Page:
Over the last years, immunotherapy using immune-checkpoint blockage (ICB) revolutionized cancer treatment in terms of quality of life and life years saved. By now, hundreds of clinical studies investigate the potential of ICB therapy in multiple cancer types. In breast cancer (BC), it was recently shown that ICB therapy combined with neoadjuvant chemotherapy improves pathological complete response. Despite the ground-breaking clinical success, ICB therapy responses are variable and unpredictable, while resistance, relapse and side- effects often occur. As societal, financial and emotional burdens are increasing, the need for a conclusive and clinically applicable predictive biomarker becomes more and more clear. Unfortunately, many predictive biomarkers have been proposed yet proven inconclusive. In BC, the combined treatment with neoadjuvant chemotherapy and ICB therapy imposes additional difficulties in disentangling effects of ICB versus chemotherapy. A better understanding of the breast tumor and its tumor micro-environment (TME) during ICB with and without neoadjuvant chemotherapy is thus paramount to identify and implement new biomarkers in ICB-based BC treatment.
To highlight the importance of tumor biopsies in answering these key questions, we invite you to discover their journey.
It all started when we set up a window-of-opportunity study (BIOKEY) to characterize the immune environment of BC patients by immunohistochemistry. BIOKEY allowed early breast cancer patients to receive one dose of ICB therapy (pembrolizumab; anti-PD1; n=29) or neoadjuvant chemotherapy prior to ICB therapy (n=11) approximately 10 days before their surgery. Paired biopsies were collected immediately prior to anti-PD1 treatment (‘pre-treatment’) and during subsequent surgery (‘on-treatment’). Soon after initial testing, we were confronted with the challenge of picking up differences in immune composition via immunohistochemistry slides shortly after ICB therapy, and decided to implement single-cell RNA sequencing for the detailed evaluation of the tumor micro-environment. In 2017, we founded a unique collaboration between experienced clinicians of UZ Leuven and excellent researchers of KU Leuven. This ambitious project was funded by VIB and the Flemish government through the VIB Grand Challenges program. We realized effective communication and synchronized efforts from both teams would be key to make this unique project successful, and therefore clearly defined the journey the biopsy had to follow during the subsequent steps of our protocol. The biopsy, freshly collected in the surgery room, had to arrive in the research lab in less than 30 minutes to allow for sample preservation; a challenge overcome thanks to the close proximity of the research labs and surgery rooms in our institution (Gasthuisberg, UZ Leuven, Leuven, Belgium). Practically, one team member collected the BC tissue in the surgery room, racing through the corridors of the hospital to deliver the sample as soon as possible to the department of pathology. There, the sample was inked and prepared for diagnostic purposes, and a small piece of the tumor was cut off for the single-cell analyses.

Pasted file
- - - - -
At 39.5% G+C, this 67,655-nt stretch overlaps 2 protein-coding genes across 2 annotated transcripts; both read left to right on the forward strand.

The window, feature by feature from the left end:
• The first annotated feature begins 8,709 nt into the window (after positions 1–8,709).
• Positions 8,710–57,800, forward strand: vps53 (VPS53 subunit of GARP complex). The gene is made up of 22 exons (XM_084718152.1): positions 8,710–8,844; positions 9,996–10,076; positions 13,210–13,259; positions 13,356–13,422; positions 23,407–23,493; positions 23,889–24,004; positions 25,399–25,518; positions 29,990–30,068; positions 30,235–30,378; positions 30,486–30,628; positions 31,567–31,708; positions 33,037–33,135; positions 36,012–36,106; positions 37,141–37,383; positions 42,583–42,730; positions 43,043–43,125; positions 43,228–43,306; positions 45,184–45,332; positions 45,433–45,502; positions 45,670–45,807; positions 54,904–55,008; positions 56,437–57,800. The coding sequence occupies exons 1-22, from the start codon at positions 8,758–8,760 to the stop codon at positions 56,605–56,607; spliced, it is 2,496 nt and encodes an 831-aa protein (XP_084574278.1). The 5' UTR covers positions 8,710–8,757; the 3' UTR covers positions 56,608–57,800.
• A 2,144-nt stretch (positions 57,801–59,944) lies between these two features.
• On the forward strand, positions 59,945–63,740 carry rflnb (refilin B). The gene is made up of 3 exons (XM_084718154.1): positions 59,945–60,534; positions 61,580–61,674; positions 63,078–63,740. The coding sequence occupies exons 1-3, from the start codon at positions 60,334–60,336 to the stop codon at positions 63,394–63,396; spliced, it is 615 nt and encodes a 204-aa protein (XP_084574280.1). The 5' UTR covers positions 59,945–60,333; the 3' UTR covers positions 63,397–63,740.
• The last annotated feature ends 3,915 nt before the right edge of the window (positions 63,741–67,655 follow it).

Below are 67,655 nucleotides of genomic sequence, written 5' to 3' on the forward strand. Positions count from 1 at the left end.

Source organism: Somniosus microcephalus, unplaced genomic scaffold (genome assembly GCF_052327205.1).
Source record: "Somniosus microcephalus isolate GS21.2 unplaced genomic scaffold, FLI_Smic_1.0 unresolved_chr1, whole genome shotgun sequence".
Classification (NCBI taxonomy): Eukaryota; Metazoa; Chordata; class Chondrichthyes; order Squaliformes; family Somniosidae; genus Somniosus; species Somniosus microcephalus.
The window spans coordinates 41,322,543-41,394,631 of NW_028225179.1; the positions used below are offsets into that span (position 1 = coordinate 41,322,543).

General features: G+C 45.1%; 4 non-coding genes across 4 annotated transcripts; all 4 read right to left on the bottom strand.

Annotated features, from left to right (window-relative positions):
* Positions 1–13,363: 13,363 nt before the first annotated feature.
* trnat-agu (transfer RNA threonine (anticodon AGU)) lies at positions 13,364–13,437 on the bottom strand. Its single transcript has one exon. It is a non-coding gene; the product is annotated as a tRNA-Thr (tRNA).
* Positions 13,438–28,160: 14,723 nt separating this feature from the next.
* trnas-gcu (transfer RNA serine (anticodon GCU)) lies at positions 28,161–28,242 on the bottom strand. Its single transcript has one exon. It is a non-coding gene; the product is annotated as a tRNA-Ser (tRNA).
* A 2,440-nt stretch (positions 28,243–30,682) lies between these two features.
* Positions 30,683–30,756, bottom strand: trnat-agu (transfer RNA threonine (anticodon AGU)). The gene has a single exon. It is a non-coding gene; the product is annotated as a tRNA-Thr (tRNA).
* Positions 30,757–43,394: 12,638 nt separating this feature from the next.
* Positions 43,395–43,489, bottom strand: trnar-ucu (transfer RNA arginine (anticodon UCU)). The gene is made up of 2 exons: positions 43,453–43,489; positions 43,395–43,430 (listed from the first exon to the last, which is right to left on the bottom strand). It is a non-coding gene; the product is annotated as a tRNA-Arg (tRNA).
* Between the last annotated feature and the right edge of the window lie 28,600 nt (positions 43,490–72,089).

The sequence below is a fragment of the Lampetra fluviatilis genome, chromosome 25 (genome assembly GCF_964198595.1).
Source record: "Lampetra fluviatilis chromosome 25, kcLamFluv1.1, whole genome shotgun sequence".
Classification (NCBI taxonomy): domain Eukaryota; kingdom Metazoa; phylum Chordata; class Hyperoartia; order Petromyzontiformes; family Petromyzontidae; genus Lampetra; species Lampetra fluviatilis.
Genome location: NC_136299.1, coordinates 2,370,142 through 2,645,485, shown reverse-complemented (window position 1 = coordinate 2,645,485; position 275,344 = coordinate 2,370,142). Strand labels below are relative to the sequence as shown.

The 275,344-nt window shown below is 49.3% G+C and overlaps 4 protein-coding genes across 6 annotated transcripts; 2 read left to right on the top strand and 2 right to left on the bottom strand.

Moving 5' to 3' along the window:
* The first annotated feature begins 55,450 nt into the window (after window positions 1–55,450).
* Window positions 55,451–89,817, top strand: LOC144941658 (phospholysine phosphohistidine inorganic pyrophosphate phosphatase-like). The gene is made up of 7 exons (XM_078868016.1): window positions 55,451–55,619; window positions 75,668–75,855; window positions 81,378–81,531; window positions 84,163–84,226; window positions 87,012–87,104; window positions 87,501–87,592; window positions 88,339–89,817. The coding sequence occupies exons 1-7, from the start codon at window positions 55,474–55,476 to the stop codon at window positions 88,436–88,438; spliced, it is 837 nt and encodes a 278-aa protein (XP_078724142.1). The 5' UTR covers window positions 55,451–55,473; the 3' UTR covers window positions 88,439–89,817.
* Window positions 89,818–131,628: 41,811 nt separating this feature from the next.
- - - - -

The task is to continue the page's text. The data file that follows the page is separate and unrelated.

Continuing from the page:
After a second race against the clock and through the corridors, the tumor sample arrived at the research laboratory. The sample was immediately dissociated into single-cells, ready for the next adventure in the 10x Genomics machine. Inside, every cell is captured and tagged individually in its bubble for transcriptome, T-cell receptor (TCR) or proteome sequencing. The resulting sequencing data is mapped to the reference genome, producing a massive amount of gene expression data for each individual single cell. Bio-informatic pipelines are applied for cell clustering, the process of dividing cells in different clusters based on differences or similarities in their transcriptomic profile. Celltype-specific marker genes allow to annotate these clusters to their according celltype and give an identity to each cell. TCR analyses enabled us to define T-cells that expand in response to anti-PD1 therapy. As this T-cell clonotype expansion could serve as a surrogate for response to treatment, we divided patients in so-called expanders (‘responders’) and non-expanders (‘non-responders’) for downstream analyses.
In our manuscript, we provide a detailed single-cell map of the cells in the TME before ICB therapy and report the dynamic changes implemented by this therapy. We highlight immunophenotypes and associated gene sets that are positively or inversely correlated with T-cell expansion after neoadjuvant anti-PD1 therapy in patients with early BC. Importantly, by shedding light on the heterogeneity of response to anti-PD1 therapy in BC, we stress the importance of biomarkers discriminating patients based on characteristics of the TME. As such, this study is not only important for the identification of novel biomarkers predictive for response to ICB therapy, but also to unravel the mechanisms driving resistance. Hence, the results of this paper provide an excellent resource of potential biomarkers and therapeutic targets for novel combinational therapies. While follow-up studies are needed to confirm our findings and validate potential therapeutic targets, we hope these insights lay the foundations to improve patient care and bring a biomarker for ICB response to the clinic.
The journey of the starring biopsies started with the real heroes; patients willing to participate in our window-of-opportunity study and contribute to research projects like ours. We sincerely hope that the results obtained through the combined efforts of our research teams and participating patients will benefit that same group of BC patients and many more in the near future. From bedside to bench and beyond!